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US4189795A - Toilet flush valve - Google Patents

Toilet flush valve Download PDF

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Publication number
US4189795A
US4189795A US05943880 US94388078A US4189795A US 4189795 A US4189795 A US 4189795A US 05943880 US05943880 US 05943880 US 94388078 A US94388078 A US 94388078A US 4189795 A US4189795 A US 4189795A
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Prior art keywords
valve
ball
flush
water
hole
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Expired - Lifetime
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US05943880
Inventor
Angelo J. Conti
Ira Pile
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FRUGAL TECHNOLOGIES Inc
Original Assignee
Conti Angelo J
Ira Pile
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    • EFIXED CONSTRUCTIONS
    • E03WATER SUPPLY; SEWERAGE
    • E03DWATER-CLOSETS OR URINALS WITH FLUSHING DEVICES; FLUSHING VALVES THEREFOR
    • E03D1/00Water flushing devices with cisterns ; Setting up a range of flushing devices or water-closets; Combinations of several flushing devices
    • E03D1/02High-level flushing systems
    • E03D1/14Cisterns discharging variable quantities of water also cisterns with bell siphons in combination with flushing valves
    • E03D1/142Cisterns discharging variable quantities of water also cisterns with bell siphons in combination with flushing valves in cisterns with flushing valves
    • YGENERAL TAGGING OF NEW TECHNOLOGICAL DEVELOPMENTS; GENERAL TAGGING OF CROSS-SECTIONAL TECHNOLOGIES SPANNING OVER SEVERAL SECTIONS OF THE IPC; TECHNICAL SUBJECTS COVERED BY FORMER USPC CROSS-REFERENCE ART COLLECTIONS [XRACs] AND DIGESTS
    • Y10TECHNICAL SUBJECTS COVERED BY FORMER USPC
    • Y10TTECHNICAL SUBJECTS COVERED BY FORMER US CLASSIFICATION
    • Y10T137/00Fluid handling
    • Y10T137/7287Liquid level responsive or maintaining systems
    • Y10T137/7339By weight of accumulated fluid

Abstract

An improved ball valve for toilet flush tanks for regulating the quantity of water released from a tank in a flush includes a gauged or adjustable water inlet hole at the bottom of the ball valve and an air bleed hole at the top of the ball valve. The water inlet hole at the bottom of the ball valve is adjustable in size for selectively setting the flow rate of water entering the ball valve during a flush action, and thereby determining the time the ball valve remains open to allow flush water to drain from the tank.

Description

BACKGROUND OF THE INVENTION

The present invention is related generally to apparatus for controlling the outflow of flushing water from a toilet flush tank into a toilet bowl, and more particularly, to a ball valve for toilet flush tanks which tends to close before all of the water is drained from the flush tank during a flush.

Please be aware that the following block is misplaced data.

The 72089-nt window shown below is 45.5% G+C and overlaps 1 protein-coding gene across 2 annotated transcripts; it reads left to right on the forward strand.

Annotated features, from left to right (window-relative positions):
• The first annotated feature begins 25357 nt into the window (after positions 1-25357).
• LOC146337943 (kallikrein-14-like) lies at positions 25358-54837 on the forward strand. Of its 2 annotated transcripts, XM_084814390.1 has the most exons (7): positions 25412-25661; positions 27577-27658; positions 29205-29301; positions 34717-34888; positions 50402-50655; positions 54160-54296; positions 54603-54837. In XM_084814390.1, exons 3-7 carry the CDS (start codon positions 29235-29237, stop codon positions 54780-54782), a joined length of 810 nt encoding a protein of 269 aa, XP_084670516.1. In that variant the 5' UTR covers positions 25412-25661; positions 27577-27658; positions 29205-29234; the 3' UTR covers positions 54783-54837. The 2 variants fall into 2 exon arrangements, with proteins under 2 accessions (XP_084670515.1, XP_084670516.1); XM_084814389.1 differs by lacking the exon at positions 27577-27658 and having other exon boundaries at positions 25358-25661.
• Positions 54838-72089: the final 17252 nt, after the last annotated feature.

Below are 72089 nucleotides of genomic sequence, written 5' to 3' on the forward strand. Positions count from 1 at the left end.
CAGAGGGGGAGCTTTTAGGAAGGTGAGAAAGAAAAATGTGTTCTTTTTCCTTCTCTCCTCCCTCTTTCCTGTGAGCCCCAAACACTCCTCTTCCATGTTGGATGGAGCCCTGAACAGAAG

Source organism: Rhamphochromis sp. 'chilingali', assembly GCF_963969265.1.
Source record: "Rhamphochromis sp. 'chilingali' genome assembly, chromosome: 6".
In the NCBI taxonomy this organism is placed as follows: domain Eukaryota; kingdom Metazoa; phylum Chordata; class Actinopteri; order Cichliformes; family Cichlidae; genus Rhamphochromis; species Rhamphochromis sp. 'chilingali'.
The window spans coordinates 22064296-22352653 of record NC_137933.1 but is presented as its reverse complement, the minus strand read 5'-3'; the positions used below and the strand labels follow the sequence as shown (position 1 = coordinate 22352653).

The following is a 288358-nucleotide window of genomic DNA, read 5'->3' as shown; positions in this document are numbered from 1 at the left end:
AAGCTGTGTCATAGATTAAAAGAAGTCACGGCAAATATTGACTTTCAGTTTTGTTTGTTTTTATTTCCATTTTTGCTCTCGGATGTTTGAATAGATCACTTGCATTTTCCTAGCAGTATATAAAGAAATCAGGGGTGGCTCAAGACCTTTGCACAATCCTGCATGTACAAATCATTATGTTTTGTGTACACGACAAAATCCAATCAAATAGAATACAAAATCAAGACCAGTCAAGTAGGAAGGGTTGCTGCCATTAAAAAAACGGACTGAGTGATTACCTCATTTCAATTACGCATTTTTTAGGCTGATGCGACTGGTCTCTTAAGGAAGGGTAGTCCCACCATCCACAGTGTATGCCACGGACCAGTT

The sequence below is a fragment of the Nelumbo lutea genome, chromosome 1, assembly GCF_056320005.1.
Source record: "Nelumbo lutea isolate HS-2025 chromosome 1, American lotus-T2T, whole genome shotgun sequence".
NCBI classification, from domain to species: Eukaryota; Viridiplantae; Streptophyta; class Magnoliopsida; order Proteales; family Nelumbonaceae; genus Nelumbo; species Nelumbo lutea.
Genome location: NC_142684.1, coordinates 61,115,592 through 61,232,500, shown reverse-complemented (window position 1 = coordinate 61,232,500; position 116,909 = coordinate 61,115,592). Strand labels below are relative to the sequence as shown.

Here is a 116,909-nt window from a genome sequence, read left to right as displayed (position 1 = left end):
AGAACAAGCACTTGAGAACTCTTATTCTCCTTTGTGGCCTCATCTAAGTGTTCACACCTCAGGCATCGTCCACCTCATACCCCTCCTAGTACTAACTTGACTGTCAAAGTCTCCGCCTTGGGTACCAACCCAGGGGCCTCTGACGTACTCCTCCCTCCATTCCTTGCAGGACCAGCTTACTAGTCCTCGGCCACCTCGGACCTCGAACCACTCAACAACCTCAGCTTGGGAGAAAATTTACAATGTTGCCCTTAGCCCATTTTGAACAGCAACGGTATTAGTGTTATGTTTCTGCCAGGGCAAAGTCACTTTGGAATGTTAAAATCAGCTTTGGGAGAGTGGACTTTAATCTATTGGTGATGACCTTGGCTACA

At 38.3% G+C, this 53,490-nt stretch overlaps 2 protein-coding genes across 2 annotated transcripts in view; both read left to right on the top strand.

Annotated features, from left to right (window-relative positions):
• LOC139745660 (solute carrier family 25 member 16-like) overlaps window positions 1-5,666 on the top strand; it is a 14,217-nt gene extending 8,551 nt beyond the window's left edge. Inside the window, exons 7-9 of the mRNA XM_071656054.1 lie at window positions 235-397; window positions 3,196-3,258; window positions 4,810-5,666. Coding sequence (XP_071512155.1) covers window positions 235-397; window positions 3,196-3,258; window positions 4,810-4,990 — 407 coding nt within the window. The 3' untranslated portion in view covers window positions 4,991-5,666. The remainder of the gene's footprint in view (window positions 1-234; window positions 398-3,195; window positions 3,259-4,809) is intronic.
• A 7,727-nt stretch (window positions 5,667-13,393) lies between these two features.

Most conventional toilets of the type having a flush tank for storing water for use in flushing typically have a flush water volume capacity sufficient to satisfactorily flush solid matter, such as fecal waste, out of the toilet bowl. However, such capacity, while necessary for flushing solid waste, is excessive for normally flushing liquid waste, such as urine. Therefore, since the majority of flushes are used for flushing only liquid waste, an excessive amount of water is wasted during normal use over a period of time. Recent water shortages in several parts of the country, as well as a general increased awareness and concern for conservation has fostered searches for more effecient flushing or control devices for toilets to minimize the waste of water.

Most of the effort in developing more efficient toilet flushing devices has been directed to mechanisms which allow the user to select a flush utilizing the full capacity of the flush tank for flushing solid matter, or, in the alternative, utilizing only a portion of the water stored in the flush tank for flushing liquid waste. One of the more common approaches to solving the problem has been to provide dual drain outlets in the flush tank, with one outlet having a low elevation near the bottom of the flush tank, and the other outlet having a higher elevation in the range of midheight in the flush tank, each outlet having a separate ball valve mounted thereon that can be selectively opened by the operator, depending upon the amount of flush water desired. Typical of these inventions are the U.S. Pat. No. 2,505,091, invented by E. Brebis, U.S. Pat. No. 2,731,647, invented by E. Groth et al, U.S. Pat. No. 3,869,733, invented by C. White, U.S. Pat. No. 3,903,551, invented by A. Johnson, and U.S. Pat. No. 4,011,604, invented by F. Goldsworthy. While most of these inventions provide selective volume flush capabilities, most of them have several drawbacks. For example, flush tanks with conventional single volume flush mechanisms must be disassembled in order to be refitted with the dual capacity flush apparatus of these inventions, and relatively complex dual flush actuator and control mechanisms are required. Consequently, they are more expensive to to manufacture and they are very inconvenient for retrofitting existing single flush toilets with the dual flush mechanisms.